Chappell presented a resolution at Tuesday’s board meeting to condemn 2.79 acres of property, owned by Bill Seaton, to build an access road from Martin Cemetery Road into the back side of the technology park. The park currently has only one access road, from the Highway 166 Bypass.
Chappell’s motion at Tuesday’s meeting died from the lack of a second. District 3 Commissioner Ashley Hendrix made a motion to reject the resolution, which was seconded by District 2 Commissioner Vicki Anderson. The vote was 6-1, with Chappell casting the lone dissenting vote.
Chappell said Thursday that the road is not needed now, but as the park develops, it will be needed. He said the property could be bought now for about $52,000, but as the area starts developing, the price may rise to $500,000.
He said the land has covenants on it now which would prohibit commercial use, but by using the condemnation process, those covenants wouldn’t apply.
“I want to encourage the commission to think 20 years down the road, not just for today or yesterday,” he said.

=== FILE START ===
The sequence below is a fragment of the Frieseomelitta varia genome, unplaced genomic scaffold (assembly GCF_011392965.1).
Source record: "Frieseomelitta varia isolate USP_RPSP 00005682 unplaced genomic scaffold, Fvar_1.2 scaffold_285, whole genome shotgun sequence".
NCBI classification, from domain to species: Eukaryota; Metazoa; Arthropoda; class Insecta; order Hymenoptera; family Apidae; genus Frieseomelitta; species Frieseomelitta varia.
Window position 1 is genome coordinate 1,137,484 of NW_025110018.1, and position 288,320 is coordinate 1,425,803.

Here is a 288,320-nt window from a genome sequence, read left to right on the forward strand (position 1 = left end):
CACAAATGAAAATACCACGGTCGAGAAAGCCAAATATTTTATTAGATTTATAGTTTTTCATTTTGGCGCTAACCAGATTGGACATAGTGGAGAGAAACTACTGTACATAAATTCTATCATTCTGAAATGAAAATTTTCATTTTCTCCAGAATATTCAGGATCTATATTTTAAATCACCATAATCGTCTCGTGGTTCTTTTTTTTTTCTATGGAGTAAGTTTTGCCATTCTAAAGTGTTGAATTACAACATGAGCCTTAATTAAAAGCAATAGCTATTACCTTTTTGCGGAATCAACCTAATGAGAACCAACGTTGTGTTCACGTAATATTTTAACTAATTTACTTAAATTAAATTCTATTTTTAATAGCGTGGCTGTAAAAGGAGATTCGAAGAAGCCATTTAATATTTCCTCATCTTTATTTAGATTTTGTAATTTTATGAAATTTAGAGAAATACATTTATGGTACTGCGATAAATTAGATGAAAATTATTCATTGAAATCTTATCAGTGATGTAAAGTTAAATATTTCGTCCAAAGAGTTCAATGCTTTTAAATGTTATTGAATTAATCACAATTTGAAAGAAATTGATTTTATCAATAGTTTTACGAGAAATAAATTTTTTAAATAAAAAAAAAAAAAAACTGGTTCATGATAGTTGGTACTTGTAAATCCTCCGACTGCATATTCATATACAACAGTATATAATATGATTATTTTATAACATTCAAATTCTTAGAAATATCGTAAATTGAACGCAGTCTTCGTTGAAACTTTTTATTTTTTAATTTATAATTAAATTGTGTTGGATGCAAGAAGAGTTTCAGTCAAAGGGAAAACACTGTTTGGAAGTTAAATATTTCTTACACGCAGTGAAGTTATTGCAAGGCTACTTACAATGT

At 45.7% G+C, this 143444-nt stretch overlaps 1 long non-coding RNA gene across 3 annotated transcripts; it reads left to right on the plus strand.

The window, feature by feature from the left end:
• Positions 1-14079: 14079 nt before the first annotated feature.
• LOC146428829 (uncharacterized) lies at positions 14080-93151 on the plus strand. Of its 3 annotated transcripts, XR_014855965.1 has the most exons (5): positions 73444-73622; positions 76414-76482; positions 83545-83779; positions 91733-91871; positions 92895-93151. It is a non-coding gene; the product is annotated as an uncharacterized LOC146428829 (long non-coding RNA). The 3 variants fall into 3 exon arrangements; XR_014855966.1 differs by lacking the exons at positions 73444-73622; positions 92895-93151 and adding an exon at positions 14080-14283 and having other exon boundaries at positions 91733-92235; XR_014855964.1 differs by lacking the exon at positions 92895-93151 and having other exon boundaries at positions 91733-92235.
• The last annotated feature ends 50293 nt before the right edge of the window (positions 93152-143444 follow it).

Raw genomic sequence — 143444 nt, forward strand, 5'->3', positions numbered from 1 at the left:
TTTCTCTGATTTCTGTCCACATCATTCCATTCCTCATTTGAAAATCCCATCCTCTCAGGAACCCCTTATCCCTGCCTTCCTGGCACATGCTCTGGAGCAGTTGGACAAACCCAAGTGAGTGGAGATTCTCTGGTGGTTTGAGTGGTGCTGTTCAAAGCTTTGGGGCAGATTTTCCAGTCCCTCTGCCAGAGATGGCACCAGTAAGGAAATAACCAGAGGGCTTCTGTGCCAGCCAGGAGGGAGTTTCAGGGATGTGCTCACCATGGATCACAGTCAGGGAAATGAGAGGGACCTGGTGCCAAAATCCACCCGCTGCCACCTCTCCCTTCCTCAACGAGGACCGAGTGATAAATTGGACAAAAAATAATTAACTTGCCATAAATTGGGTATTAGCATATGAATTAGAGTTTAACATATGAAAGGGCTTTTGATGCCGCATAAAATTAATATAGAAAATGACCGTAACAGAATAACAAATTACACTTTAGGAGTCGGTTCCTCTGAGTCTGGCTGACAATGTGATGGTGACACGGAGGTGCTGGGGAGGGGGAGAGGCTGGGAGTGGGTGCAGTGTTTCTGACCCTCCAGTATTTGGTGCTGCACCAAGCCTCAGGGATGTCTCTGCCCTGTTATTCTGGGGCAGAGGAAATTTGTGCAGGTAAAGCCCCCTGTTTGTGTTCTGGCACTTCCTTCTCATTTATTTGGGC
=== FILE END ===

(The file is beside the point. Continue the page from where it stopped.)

But the commissioners who voted against it questioned the need to buy it now and were concerned about residents’ objections to the traffic.
District 4 Commissioner John Wilson, in whose district the property lies, said when the county first started planning the technology park, many of the neighbors had concerns about traffic being diverted through their area.
“I told them I would try to keep that from happening while I was in office,” Wilson said. “Right now, I don’t see the need of having that road. We can go back later and revisit it.”
Wilson said he’d received many calls from people concerned about the road.
“I’m friends with a lot of them and they didn’t want it,” he said. “If I lived there, I wouldn’t want it either.”
But Chappell disputes that the traffic would affect many people, saying that Martin Cemetery Road is mostly undeveloped property.
“There’s only one house on that road,” he said. “The folks objecting are good people, but they don’t live on Martin Cemetery Road either.”
Chappell said that as the park builds out, employees of the companies in the park might want to live along Martin Cemetery Road and the access road would make it easy for them to get to their places of work.
Hendrix, who made the motion to deny, said she didn’t see the urgency for condemning the property. She said she had also received calls from residents.
“With us in the economy like it is, we need to carefully look at what we’re buying,” she said. “The county needs to save what money it has.”
“I couldn’t understand why the land was being condemned,” Anderson said. “We were never given a real reason for it.”
Anderson said she’d also received calls from people in that neighborhood.
Chappell said he has no plans to bring the resolution up again before he leaves office at the end of the year.